The worst appears to be over for the beleaguered cattle markets. Average weekly feeder cattle prices have edged above their levels in late March before the COVID-19 pandemic began to unleash its full impact on the U.S. meat and livestock industry. Live cattle prices have also largely recovered. But keeping prices anywhere close to current levels this summer will depend on three key factors.
The first is the behavior of the futures market. The market acted irrationally last August after a fire closed Tyson Foods’ Holcomb, KS, beef plant for the rest of the year. Tyson and other packers raised slaughter levels in the next four weeks to more than make up for the plant’s loss. But the futures ignored this and sold off heavily. This forced cash live cattle prices to lose more than $12 per cwt live in five weeks.
The futures market also panicked after the onset of the pandemic. The result was that from Feb. 21 to April 6, the April live cattle contract lost 30 percent of its value and the June contract lost 27 percent. I find it interesting that no one has called for an investigation of the futures market’s behavior.
The June contract as of last Tuesday was $17.66 per cwt discount to the prior week’s average cash price of $117.06 per cwt. The assumption is that the contract will come nowhere close to convergence with cash prices. This means the latter will deteriorate as the month goes on. Current forecasts are for cash prices to reach a low of $105 later in May. But they will not fall as low as they did towards the end of April.
The next factor is how quickly the beef chain clears the backlog of cattle inside feedlots and then the backlog of cattle outside on pasture that should have been placed. Clearing these will depend on processing plants remaining open and continuing to increase their weekly slaughter levels. Any new spike in COVID-19 cases among plant workers might temporarily close plants again and keep the feedlot backlog in place.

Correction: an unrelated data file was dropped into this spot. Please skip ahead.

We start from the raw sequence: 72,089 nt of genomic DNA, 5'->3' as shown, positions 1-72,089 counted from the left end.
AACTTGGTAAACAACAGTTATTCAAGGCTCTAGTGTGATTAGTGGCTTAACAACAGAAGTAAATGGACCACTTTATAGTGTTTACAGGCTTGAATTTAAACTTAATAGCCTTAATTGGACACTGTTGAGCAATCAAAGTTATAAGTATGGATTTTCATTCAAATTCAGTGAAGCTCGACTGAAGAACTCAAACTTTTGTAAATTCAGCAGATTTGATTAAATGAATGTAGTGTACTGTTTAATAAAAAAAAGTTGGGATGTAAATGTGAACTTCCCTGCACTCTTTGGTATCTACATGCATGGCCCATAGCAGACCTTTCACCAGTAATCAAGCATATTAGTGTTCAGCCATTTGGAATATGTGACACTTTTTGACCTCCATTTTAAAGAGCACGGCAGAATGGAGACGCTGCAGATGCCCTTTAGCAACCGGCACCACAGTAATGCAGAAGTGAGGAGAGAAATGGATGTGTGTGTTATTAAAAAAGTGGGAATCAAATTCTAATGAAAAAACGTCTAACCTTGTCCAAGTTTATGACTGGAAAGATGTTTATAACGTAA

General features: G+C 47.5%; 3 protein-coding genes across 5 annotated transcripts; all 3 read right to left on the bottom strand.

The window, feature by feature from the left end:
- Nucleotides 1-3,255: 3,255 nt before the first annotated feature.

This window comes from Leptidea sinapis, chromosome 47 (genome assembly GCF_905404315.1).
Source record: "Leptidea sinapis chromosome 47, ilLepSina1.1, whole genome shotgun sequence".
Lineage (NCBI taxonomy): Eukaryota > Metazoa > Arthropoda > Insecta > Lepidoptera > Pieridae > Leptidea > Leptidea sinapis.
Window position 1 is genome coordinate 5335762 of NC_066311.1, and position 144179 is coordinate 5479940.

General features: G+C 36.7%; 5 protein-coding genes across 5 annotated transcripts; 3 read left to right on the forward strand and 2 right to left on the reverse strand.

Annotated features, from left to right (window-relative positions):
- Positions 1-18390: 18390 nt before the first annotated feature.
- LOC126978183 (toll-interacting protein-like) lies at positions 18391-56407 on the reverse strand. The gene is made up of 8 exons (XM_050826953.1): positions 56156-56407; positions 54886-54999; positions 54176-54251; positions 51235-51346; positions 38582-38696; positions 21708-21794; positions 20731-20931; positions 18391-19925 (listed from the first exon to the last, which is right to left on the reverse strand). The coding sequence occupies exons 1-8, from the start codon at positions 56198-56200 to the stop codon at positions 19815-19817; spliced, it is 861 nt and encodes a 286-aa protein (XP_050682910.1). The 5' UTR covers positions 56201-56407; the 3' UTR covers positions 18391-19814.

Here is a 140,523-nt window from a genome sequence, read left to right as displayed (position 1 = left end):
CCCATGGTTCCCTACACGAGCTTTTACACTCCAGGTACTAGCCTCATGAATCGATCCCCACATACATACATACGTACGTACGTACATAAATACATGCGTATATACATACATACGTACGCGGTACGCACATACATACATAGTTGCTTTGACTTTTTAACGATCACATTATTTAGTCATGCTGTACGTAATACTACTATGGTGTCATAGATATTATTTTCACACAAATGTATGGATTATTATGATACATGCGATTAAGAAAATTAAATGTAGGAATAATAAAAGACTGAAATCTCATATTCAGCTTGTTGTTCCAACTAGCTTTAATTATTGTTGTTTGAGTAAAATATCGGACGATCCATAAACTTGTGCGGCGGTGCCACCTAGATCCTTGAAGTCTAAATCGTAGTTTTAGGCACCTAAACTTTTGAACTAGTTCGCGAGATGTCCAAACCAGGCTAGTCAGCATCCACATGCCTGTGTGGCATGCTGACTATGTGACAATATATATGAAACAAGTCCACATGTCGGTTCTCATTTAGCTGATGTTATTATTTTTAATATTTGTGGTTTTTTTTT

Cattle slaughter levels hit an historic low of 438,614 head the week ended May 2, which was 60 percent of capacity. Kills then picked up as packers implemented multiple measures to keep their workers protected and reassure them that plants were safe. Weekly cattle slaughter levels reached an estimated 555,000 head the third week of May (76 percent of capacity). But kills were lower again the following week because of the Memorial Day holiday. So an estimated 1 million cattle that should have been shipped were backed up in feedlots on June 1.
Questions also remain as to when beef plants will be operating at full capacity again. It might not occur this year even if plants are fully staffed. Social distancing of workers will continue to force production lines to run slower than under pre-pandemic conditions. Only when this distancing is relaxed might line speeds return to normal and thus weekly production levels.
The third factor involves beef sales at retail and in the foodservice sector. As by far the highest-priced of the three main proteins, beef generates far more dollars than any other protein. It is also more prone to bigger price changes than the other proteins.
This is exactly what showed up in April. USDA data showed that USDA’s All Fresh beef price averaged $6.22 per pound, up $0.26 from March. The Choice price averaged $6.44, up $0.39. Both prices were up 6-7 percent from a year ago, the biggest year-on-year increase in retail beef prices in decades. In contrast, pork prices averaged $3.89 per lb., up four cents, and chicken prices averaged $2.03 per lb., up 10 cents.
This was well before wholesale beef prices began to skyrocket in mid-April. Through the second week of May, USDA’s weekly comprehensive cutout rose $198.15 per cwt in four weeks to average $421.80 per cwt. This was up 94 percent on the same week last year. This meant far fewer retail beef features. The Memorial Day weekend was one of the weakest Memorial Day holidays for beef features as measured by store counts. All categories are down from previous years and feature prices were higher. Total beef ads were down 48 percent from last year, with ground beef ads down 37 percent, rib ads down 19 percent, loin cuts ads down 44 percent, round ads down 69 percent and chuck ads down 91 percent.
Retail features are crucial for beef sales at any time but especially in the summer when beef production seasonally increases. But May retail beef prices were likely far higher than in April and retailers will again this month have higher everyday prices and few beef features. Beef sales will suffer as a result. — Steve Kay
(Steve Kay is editor/publisher of Cattle Buyers Weekly, an industry newsletter published at P.O. Box 2533, Petaluma, CA, 94953; 707-765-1725. Kay’s Korner appears exclusively in WLJ.)